Expand full comment

It seems like so much social-critical writing is predicated on deliberately sloppy thinking, I suppose in the service of generating content (a word I hate) that will draw clicks. It is tremendously discouraging.

Expand full comment

"But what liberals are attempting in the 21st century is to relentlessly insist that we are not the same and that our identity group differences define us, while at the same time demanding that there be no discrimination between groups. And I just don’t think that’s possible."

Perhaps I'm being overly negative here, but as near as I can tell liberals of this vein are not at all demanding that there be no discrimination between groups. They are demanding discrimination between specific groups in specific ways. Charitably, they demand that we discriminate in favor of historically disadvantaged groups over historically advantaged groups as a form of justice. Said less charitably, they demand a racism that privileges a different group (or set of groups). Except they have defined the word "racism" in such a way that deliberate discrimination based on race is not always racism.

Expand full comment
Mar 14, 2022·edited Mar 14, 2022

Who comes up with words like 'white adjacent' and how/why they gain hold in current discourse is a subject worth discussing about. Who gets to define whom is matter of real power and therefore politics.

Expand full comment

"what liberals are attempting in the 21st century is to relentlessly insist that we are not the same and that our identity group differences define us"

Once again, you are mis-using the word "liberal" to mean something that it absolutely does not mean, nor has it ever meant.

Whatever you want to call people with these beliefs (I vote for "identitarians"), they are, by long-accepted and codified definition, NOT "liberals".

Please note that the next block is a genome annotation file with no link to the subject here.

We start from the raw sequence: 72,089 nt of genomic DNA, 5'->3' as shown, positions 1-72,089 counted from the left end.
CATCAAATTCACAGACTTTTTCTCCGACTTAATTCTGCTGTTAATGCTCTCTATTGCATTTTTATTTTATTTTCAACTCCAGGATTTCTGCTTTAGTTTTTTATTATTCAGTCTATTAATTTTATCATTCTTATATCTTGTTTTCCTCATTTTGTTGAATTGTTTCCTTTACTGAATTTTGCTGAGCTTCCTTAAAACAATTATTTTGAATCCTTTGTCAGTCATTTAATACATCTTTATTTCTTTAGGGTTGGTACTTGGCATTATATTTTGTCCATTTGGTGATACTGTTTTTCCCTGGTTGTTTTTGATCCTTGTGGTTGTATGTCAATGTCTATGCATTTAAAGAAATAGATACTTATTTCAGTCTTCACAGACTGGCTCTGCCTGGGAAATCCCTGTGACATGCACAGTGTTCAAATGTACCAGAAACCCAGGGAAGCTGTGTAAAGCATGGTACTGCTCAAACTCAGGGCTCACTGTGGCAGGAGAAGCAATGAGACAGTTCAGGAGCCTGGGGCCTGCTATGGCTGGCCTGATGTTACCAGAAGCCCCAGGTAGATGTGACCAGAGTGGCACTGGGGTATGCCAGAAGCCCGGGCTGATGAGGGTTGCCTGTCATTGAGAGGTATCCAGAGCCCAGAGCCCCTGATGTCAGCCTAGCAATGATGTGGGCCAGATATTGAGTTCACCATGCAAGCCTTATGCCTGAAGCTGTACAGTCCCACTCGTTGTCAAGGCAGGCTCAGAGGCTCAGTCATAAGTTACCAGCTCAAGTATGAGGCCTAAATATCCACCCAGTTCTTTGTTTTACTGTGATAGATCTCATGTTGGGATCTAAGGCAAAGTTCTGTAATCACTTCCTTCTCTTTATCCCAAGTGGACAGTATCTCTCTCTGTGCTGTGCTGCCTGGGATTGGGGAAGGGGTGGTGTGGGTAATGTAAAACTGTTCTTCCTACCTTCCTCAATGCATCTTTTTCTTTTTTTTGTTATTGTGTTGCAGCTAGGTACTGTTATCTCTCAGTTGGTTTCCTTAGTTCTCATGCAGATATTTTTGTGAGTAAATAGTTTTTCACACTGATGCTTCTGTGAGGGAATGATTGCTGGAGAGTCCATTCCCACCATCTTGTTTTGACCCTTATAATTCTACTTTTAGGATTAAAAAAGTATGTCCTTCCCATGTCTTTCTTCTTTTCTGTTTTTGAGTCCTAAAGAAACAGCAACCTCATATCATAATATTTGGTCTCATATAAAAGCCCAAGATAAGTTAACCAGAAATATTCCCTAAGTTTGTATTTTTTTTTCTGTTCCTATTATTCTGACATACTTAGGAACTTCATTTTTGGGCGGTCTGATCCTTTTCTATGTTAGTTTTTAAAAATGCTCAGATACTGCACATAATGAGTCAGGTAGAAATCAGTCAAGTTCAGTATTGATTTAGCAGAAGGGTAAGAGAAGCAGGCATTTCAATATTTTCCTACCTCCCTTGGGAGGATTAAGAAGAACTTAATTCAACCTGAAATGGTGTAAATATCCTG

Expand full comment

Another great one, Freddie. Contemporary granular racial politics seems like something designed in a lab by billionaires to annihilate solidarity among the poor/working class. They’ll have us fighting over tiers of privilege from our cardboard box homes under the overpass.

Expand full comment

The liberal anxiety about this also revolves around another idea - that if the success of Asian-Americans is reliant on culture (education, parenting etc) then it becomes fair to blame the injustice faced by other groups (particularly African Americans) partly on group culture too. I don't think that assumption about other groups has to be a natural extension of honestly analysing the success of Asians Americans but either way, that's a place that liberals are terrified to tread.

Expand full comment

I live in a *lot* of diversity, and one thing that always amuses the hell out of me in these conversations is the assumption that painting asians as either white or non-white has societal implications for race relations.

First--as I imagine most people here know, "Asian" is a concept invented by an Asian activist b back in 1968 because Filipinos didn't like the term "yellow" and "Oriental" was too old school. And then the Indians (that is, south Asians) who wanted in on the SBA gimmees demanded they be included in "Asian".

So for "Asians" to talk about their mistreatment is, for most actual people from India to China, as absurd as the term "Latinx". Like "Asians were mistreated after 9/11" is bullshit because there isn't a single case of someone mistaking an East Asian American for an Arab, and today, no one's beating up Sikhs because they don't like Beijing's policies. But just like "Latinx" was invented by Hispanic liberal activists, so too was "Asian" invented by activists.

Next--it is literally impossible not to watch an East Asian of local vintage (1 or 1.5 gen here) complain about racism without laughing because East Asians are INSANELY racist, and something like 60% of Asians in the US are foreign borns. They despise blacks. Aren't too crazy about Hispanics, but value the cheap labor. Indians are somewhat racist but it's more of a class issue with them (unsurprisingly). THis is one reason why Indians and Pakistanis do much better in business in the US than East Asians (the ones who complain about the "bamboo ceiling")--not the only reason, but it's there. (Note: as a rule, I've seen that geographic regions that had thousands of years of homogeneity are more racist than those that got invaded all the time. So whites, Hispanics, and South Asians aren't terribly racist while blacks and East Asians are extremely racist.